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Law Firms Are Being Compelled to Go to Windows 10 Before Buying New Computers

Marcus BluesteinMicrosoft is eager to get customers to Windows 10. Part of this campaign involved pushing the new system automatically to many users’ home computers last year when it came out. Now Microsoft is subtly issuing limited compatibility requirements for new processors, meaning that your firm all but has to upgrade to Windows 10 if you are planning to buy new computers. This is important news for law firms, 90% of which are running Windows 7, according to a survey by the International Legal Technology Association (ILTA).

Many firms are also running desktops and laptops that are four to five years old and due for replacement. They will find that they can’t both keep avoiding Windows 10 and buy new equipment. 

If your firm has upgraded to Windows 10 or plans to very soon, then you are fine. If not, take heed of these changes.

As background, most computers run on core processors designed by Intel, and Microsoft in turn makes its operating systems compatible with them. For purposes of planning your near-future hardware purchases, there are three categories of Intel processors to know about:

  • Kaby Lake - This processor was announced at CES and began shipping earlier this year. If you are about to buy new computers, they will probably be running Kaby Lake. This chipset does not support Windows 7 or 8.1 at all. Microsoft announced in January that Kaby Lake will only be compatible with Windows 10, and that all future processors will also only support the latest Windows 10 operating system. We have tried retrofitting new hardware with Windows 7 and 8.1, and it is difficult. The upside is that Kaby Lake does boast a significant boost in performance, responsiveness, and graphics. Even if you are able to get the older OS to work, you will be running an unsupported configuration that I believe is not worth the risk. 
  • Skylake - Skylake is the version that precedes Kaby Lake. If you’ve bought hardware within the last 18 months, it’s probably running Skylake. Windows 7 and 8.1 are compatible with this processor—for now. Initially, Microsoft announced that Windows 7 and 8.1 will only be supported on these machines until July 2017. After an outcry from customers, however, the company extended the date to July 2018. After that, no drivers will support pre- Windows 10 operating systems. This means that driver updates will be geared towards Windows 10 only, and as time passes and lapsed patches accumulate, malfunctions and vulnerabilities will arise. Running Sky Lake past July 2018 will be risky and inadvisable.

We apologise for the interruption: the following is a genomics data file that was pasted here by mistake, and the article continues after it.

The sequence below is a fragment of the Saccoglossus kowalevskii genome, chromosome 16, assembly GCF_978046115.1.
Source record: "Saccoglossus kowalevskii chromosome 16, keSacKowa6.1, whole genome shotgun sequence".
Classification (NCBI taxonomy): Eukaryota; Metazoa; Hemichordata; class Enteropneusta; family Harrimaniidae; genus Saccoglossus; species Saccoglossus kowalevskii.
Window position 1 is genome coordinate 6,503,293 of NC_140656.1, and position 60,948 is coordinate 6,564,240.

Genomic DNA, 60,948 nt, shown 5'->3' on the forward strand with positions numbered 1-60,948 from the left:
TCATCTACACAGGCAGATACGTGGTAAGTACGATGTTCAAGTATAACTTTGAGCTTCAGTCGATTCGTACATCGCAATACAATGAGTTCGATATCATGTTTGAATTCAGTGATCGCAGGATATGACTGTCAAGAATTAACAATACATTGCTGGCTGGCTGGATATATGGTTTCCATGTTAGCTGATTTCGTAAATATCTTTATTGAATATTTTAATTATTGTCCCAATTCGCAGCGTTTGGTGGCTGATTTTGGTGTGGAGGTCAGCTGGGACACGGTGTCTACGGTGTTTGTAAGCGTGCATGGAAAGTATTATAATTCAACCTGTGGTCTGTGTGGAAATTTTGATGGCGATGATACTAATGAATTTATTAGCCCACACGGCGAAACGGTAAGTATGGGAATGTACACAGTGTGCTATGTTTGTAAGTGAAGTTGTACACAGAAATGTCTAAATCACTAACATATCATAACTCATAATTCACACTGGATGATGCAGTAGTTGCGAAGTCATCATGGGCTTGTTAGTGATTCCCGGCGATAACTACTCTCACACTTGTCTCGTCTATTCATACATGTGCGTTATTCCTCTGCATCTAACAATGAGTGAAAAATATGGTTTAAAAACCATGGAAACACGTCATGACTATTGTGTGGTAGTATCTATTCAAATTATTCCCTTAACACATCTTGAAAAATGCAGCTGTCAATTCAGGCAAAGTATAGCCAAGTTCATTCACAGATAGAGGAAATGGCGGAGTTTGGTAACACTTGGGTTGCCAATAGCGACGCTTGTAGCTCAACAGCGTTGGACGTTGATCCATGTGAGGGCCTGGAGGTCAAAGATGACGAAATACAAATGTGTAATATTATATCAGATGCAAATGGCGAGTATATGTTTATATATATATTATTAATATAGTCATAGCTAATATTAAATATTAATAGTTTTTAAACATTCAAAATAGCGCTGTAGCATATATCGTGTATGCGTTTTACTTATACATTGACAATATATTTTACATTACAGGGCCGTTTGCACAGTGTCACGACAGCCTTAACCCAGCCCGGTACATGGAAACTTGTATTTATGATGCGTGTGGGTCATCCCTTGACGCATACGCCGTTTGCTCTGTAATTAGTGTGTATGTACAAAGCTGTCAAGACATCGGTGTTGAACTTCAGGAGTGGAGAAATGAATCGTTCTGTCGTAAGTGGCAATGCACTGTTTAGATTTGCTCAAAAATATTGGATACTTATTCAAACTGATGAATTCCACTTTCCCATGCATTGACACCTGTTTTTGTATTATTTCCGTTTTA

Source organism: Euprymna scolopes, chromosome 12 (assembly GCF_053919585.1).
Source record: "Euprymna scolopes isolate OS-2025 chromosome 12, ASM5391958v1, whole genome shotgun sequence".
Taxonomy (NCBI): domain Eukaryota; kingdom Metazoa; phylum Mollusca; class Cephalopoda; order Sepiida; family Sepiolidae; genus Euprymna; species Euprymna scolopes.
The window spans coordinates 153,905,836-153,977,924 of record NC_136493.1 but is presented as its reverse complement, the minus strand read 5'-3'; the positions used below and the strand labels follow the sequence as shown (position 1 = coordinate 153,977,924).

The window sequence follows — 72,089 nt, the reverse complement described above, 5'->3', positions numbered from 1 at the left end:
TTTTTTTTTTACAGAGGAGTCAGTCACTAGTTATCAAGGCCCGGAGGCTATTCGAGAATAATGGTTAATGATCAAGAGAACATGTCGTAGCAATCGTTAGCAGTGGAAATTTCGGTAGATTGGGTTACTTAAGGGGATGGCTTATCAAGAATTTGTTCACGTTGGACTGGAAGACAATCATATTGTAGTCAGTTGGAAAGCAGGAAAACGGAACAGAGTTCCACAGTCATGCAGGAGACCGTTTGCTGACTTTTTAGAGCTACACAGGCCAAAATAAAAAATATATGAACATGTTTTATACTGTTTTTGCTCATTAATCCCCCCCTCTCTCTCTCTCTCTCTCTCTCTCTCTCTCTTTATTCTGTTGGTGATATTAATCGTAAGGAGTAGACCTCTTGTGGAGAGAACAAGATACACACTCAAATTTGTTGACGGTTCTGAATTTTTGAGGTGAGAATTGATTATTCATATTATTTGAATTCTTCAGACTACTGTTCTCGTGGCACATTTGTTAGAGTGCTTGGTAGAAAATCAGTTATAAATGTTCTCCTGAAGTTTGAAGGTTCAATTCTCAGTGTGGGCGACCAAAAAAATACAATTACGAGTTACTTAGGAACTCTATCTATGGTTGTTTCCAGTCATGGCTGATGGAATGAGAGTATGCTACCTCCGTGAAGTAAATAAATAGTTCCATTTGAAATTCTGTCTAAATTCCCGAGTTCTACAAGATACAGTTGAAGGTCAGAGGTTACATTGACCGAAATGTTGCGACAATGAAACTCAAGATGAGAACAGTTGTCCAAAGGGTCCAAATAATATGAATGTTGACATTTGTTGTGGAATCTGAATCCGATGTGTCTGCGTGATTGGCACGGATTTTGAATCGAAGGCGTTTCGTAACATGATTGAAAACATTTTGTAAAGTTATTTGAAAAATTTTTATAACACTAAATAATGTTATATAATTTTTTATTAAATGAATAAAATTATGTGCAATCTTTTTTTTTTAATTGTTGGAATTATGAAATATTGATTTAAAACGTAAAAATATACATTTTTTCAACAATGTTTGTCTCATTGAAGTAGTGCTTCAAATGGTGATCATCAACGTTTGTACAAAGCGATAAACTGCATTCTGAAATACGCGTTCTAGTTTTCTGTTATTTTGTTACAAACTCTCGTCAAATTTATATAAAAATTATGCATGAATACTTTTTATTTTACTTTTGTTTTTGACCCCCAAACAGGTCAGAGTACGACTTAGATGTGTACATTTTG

• Everything Else - Your firm’s two-to-four-year-old workstations, laptops, and tablets are running pre-Skylake processors, which have no restrictions regarding Windows 7, 8.1, or 10. The drawback, of course, is that these computers are dated and they’re not getting any younger. They also are not being sold by most mainstream retailers anymore, and buying your firm’s computers on eBay is not a safe practice.

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To sum up, if you are buying new computers for your firm today, and you are running Windows 7 or 8.1, you are limited to buying computers that run Skylake, and these will only receive updates until July 2018 anyway. They are also slightly older than the new release that run Kaby Lake. We just spoke with a firm who wanted to buy Surface Pro tablets for its attorneys, but ended up having to buy older machines because the firm is running Windows 7. Buying older computers is generally not a good investment and this is especially true in this case. 

Marcus Bluestein is the Chief Technology Officer at Kraft Kennedy. He leads all of Kraft Kennedy’s technical practice groups, drawing on more than twenty years’ experience of designing and implementing information systems at law firms and other businesses as well as on his current research of emerging trends in enterprise technology. Marcus has served as interim IT director at large firms, designed and managed data centers, and redesigned document management system implementations. He specializes in helping businesses to develop, implement, and test business continuity and disaster recovery plans. Marcus joined Kraft Kennedy in 1992 after graduating from Hobart College with a Bachelor of Science in Computer Science and a minor in Mathematics.
 

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